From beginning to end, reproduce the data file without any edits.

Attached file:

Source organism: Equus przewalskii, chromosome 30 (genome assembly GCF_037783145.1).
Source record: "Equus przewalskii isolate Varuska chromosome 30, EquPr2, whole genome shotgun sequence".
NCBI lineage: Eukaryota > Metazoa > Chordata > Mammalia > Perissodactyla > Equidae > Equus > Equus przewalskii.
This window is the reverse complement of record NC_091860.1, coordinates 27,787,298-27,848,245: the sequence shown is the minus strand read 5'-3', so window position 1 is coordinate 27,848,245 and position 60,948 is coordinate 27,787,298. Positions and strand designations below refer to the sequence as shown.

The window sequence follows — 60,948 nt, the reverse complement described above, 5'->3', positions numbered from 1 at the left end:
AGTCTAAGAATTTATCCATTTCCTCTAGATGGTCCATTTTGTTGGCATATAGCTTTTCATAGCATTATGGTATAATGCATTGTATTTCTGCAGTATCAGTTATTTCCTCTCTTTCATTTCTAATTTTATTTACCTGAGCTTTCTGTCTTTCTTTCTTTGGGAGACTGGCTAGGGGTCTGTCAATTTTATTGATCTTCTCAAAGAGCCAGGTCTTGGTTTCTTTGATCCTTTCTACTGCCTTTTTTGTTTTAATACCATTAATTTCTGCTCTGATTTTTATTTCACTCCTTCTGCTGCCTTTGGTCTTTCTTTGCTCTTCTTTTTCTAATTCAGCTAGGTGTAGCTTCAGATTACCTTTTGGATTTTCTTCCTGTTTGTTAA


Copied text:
Source organism: Equus przewalskii, chromosome 30 (genome assembly GCF_037783145.1).
Source record: "Equus przewalskii isolate Varuska chromosome 30, EquPr2, whole genome shotgun sequence".
NCBI lineage: Eukaryota > Metazoa > Chordata > Mammalia > Perissodactyla > Equidae > Equus > Equus przewalskii.
This window is the reverse complement of record NC_091860.1, coordinates 27,787,298-27,848,245: the sequence shown is the minus strand read 5'-3', so window position 1 is coordinate 27,848,245 and position 60,948 is coordinate 27,787,298. Positions and strand designations below refer to the sequence as shown.

The window sequence follows — 60,948 nt, the reverse complement described above, 5'->3', positions numbered from 1 at the left end:
AGTCTAAGAATTTATCCATTTCCTCTAGATGGTCCATTTTGTTGGCATATAGCTTTTCATAGCATTATGGTATAATGCATTGTATTTCTGCAGTATCAGTTATTTCCTCTCTTTCATTTCTAATTTTATTTACCTGAGCTTTCTGTCTTTCTTTCTTTGGGAGACTGGCTAGGGGTCTGTCAATTTTATTGATCTTCTCAAAGAGCCAGGTCTTGGTTTCTTTGATCCTTTCTACTGCCTTTTTTGTTTTAATACCATTAATTTCTGCTCTGATTTTTATTTCACTCCTTCTGCTGCCTTTGGTCTTTCTTTGCTCTTCTTTTTCTAATTCAGCTAGGTGTAGCTTCAGATTACCTTTTGGATTTTCTTCCTGTTTGTTAA